The legal opinion from the U.S. Government Accountability Office, a nonpartisan agency throws new questions on the Postmaster
General Patrick Donahoe’s plans to stop delivering first-class mail, but keep delivering packages and express mail on Saturdays.
The U.S. Government Accountability Office stopped short of saying the U.S. Postal Service’s August plan to end most Saturday mail service violates current law.
The U.S. Postal Service says it’s not ending six-day delivery, only changing it, since it’ll still deliver packages on Saturdays.
However, GAO’s report could make it easier to file a lawsuit to stop the U.S. Postal Service, if it decides to continue with service cuts as previously announced.
“We fully expect the Postal Service’s board of governors and the postmaster general to follow the law and the expressed will of
Congress about maintaining six-day delivery,” said Fredric Rolando, president of the National Association of Letter Carriers. “We do not
expect to have a legal fight.”
When the U.S. Postal Service announced last month it planned to stop delivering and collecting letters and other first-class mail on
Saturdays beginning Aug. 5, several lawmakers accused the agency of overstepping its legal authority.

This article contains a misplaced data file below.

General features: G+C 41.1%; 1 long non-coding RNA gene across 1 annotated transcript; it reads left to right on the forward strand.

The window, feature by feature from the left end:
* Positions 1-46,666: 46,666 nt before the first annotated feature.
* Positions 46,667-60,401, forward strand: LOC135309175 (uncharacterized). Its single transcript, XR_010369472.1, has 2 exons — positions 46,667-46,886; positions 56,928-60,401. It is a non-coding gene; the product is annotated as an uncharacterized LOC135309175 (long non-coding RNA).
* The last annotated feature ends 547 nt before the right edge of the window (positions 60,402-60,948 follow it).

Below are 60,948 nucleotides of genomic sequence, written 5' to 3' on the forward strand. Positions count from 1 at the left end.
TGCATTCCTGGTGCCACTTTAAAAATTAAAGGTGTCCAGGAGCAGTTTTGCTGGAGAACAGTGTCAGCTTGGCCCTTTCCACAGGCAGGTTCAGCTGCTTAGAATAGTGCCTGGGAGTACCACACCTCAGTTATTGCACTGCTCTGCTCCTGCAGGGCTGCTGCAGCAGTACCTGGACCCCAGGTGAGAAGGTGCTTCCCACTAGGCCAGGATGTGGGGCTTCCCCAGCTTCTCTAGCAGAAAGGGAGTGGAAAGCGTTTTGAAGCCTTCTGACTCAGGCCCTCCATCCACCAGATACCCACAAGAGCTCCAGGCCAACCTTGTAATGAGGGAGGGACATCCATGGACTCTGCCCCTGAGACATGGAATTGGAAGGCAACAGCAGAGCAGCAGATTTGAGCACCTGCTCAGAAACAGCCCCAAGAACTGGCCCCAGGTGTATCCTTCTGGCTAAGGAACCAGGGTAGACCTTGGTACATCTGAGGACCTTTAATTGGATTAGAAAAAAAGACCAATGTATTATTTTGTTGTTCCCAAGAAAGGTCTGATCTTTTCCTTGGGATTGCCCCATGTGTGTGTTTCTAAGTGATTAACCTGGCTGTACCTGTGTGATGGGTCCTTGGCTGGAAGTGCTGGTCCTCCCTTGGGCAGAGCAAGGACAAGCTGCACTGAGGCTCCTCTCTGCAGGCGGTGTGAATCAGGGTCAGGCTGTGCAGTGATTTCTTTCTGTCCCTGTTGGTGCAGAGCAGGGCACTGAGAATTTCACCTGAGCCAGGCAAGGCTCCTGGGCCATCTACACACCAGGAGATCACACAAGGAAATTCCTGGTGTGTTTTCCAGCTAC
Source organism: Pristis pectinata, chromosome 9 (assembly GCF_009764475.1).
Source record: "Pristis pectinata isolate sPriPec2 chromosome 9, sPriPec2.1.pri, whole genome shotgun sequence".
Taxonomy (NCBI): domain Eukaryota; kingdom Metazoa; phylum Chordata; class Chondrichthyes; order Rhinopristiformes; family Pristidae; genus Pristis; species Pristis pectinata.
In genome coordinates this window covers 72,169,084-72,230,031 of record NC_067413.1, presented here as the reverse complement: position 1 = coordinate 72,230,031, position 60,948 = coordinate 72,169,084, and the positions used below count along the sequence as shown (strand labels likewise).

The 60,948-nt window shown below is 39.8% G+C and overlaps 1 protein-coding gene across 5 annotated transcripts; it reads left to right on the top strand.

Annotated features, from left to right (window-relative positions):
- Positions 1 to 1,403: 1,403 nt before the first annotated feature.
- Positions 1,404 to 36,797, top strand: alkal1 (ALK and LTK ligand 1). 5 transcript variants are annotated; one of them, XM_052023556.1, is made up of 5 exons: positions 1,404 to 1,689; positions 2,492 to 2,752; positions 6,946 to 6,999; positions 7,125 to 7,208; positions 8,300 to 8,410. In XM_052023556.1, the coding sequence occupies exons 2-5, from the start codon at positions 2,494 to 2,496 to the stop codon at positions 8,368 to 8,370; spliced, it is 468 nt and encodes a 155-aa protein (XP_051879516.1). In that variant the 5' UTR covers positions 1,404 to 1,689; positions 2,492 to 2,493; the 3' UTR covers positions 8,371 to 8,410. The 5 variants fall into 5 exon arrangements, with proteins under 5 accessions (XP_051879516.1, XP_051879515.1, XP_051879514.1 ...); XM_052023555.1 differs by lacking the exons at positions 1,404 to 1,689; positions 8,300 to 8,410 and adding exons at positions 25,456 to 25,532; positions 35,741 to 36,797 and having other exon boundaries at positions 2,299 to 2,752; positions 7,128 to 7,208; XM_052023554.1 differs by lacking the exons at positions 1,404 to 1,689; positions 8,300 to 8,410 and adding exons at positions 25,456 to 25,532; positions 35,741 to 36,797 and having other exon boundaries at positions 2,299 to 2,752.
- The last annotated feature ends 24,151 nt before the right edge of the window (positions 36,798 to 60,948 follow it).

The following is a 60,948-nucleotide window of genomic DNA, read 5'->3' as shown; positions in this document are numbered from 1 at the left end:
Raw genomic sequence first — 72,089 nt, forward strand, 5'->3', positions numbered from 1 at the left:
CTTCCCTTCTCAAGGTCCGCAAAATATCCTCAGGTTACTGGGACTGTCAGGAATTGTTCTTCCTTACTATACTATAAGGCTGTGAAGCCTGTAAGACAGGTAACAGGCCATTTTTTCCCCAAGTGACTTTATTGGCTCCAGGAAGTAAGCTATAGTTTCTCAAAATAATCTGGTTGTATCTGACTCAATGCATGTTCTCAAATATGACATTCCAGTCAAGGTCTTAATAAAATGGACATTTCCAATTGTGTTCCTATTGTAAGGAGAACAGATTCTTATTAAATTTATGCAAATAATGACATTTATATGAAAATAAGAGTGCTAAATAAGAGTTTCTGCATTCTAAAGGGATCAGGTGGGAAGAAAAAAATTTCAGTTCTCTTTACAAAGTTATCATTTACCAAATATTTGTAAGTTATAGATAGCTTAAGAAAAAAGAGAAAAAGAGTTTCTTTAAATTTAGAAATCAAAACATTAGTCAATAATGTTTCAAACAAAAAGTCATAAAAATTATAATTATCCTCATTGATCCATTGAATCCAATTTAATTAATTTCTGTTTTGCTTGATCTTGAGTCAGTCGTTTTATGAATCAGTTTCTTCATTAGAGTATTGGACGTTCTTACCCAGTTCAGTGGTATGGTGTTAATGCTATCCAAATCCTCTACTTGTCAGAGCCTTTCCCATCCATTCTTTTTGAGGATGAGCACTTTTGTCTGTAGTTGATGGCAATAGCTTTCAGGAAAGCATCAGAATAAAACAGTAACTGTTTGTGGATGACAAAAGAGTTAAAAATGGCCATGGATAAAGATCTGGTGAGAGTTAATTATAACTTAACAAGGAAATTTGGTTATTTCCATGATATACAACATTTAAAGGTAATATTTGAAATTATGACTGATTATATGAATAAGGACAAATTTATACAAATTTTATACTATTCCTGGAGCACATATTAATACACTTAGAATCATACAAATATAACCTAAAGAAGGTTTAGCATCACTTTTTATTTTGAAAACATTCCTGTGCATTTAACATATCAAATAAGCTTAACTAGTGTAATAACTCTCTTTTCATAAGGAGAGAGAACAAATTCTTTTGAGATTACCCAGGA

“The GAO legal opinion clearly rejects the Postal Service’s attempt to circumvent the law,” said Rep. Gerald Connolly of Virginia who asked GAO to review postal service’s legal authority.
In the past, the agency had said it needed Congress to change current law to cut Saturday service. After more than two years of waiting for Congress to help, the Postal Service decided to cut Saturday mail, saying the current temporary funding measures gave them a loophole to pursue the changes.
The GAO report said that loophole isn’t there and that current law requires the agency to continue 6-day delivery.
U.S. Postal Service spokesman David Partenheimer said the agency disagrees with the GAO opinion. He also said it doesn’t address their plan to move to “5-day mail delivery, with 6-day package delivery, during the week of August 5.”
That plan would save $2 billion a year, not much compared to the $16 billion loss the organization reported for 2012.